This year approximately 200 guests attended the breakfast catered
by the college’s food service program.
The morning began with guests signing in at the front door, then
being invited to work around the outside of the room visiting with
the many local businesses who had tables set up, manned with
representatives ready to talk about their products and services.
Each table offered lots of free items for guests to grab up as they
chatted with vendors.
A large buffet breakfast was served and then Chamber Director Cathy
Wilhite moved into the program for the day. She opened by issuing
many ‘thanks’ to the various vendors who were on hand who were also
sponsors of the breakfast, then acknowledged the Lincoln College,
the Chamber Board of Directors, Chamber Ag Scholarship Committee,
the Chamber staff and others who had contributed to the success of
Wilhite also acknowledged the presence of the incoming Lincoln
Mayor, Seth Goodman, members of the Lincoln City Council and members
of the Logan County Board.
coverage of Wilhite’s opening remarks)
This year the guest speaker was Illinois Director of Agriculture
Raymond Poe. Poe took the podium expressing his appreciation for the
agricultural community in Logan County. He touched on several topics
including the fact that today there is a demand for agricultural
education because there are more jobs available in the field than
those who are qualified to fill them. He gave kudos to the Chamber
for recognizing the importance of agricultural education, and the
effort the Chamber makes to promote agricultural career choices
through the scholarship program.
coverage of Raymond Poe’s speech)
After Poe finished, Betsy Pech, former Ag Teacher and FFA Advisor at
Hartsburg-Emden High School, and current chair of the Chamber Ag
Scholarship Committee, spoke. Pech commented about the dedication of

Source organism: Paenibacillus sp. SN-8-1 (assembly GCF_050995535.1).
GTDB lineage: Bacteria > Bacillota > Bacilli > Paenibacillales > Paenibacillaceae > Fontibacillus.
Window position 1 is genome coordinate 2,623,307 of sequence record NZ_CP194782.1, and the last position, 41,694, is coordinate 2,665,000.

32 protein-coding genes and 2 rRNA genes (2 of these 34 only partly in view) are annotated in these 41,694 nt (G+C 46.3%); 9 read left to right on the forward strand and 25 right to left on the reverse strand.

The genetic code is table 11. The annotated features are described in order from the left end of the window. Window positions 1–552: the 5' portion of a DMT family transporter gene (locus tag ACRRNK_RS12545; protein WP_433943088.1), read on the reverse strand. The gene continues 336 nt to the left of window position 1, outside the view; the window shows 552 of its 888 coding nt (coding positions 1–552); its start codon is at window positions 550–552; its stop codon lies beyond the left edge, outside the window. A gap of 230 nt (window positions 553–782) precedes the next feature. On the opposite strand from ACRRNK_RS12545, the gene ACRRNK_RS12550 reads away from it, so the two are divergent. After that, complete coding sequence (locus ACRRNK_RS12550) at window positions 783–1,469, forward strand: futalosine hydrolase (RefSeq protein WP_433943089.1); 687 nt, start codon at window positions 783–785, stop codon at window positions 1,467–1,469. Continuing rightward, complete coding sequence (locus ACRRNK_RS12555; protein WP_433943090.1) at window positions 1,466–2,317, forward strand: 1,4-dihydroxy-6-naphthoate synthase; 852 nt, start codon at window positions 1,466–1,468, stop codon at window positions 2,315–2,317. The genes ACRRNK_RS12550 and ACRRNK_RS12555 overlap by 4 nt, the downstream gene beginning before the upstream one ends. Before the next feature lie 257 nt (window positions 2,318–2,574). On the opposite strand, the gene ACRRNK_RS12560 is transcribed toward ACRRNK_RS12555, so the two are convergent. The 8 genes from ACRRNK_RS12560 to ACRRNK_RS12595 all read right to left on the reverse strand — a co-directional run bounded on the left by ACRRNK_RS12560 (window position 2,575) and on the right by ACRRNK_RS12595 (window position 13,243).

the American farmer, using herself as an example. She said her
passions were her faith, her family, her cows, and agriculture. She
went on to say that her commitments were similar to those of all
Pech went on to recognize the number of FFA members who were in the
room, asking all those members to stand and be acknowledged. She
went on to name the various agriculture teachers/FFA advisors in
Logan County and spoke about their dedication to their students and
to the programs they lead.
With this being the final Ag Breakfast John Fulton will attend as
the Logan County Extension Director, Pech took a few moments to
acknowledge Fulton who is retiring at the end of March. She also
noted that Fulton’s wife Sherry is with the DeWitt County Extension
and she too will be retiring.
Before moving on to the scholarship presentations, Pech took a
moment to acknowledge Kent and Sara Kleinschmidt who were named 2017
Master Farmers by Prairie Farmer Magazine. The Kleinschmidt’s are
farmers in the Emden area. The popular farm magazine named four
Master Famers this year with the others including Joel Kooistra of
McHenry County, Allen Entwistle of Sangamon County and Tracy Jones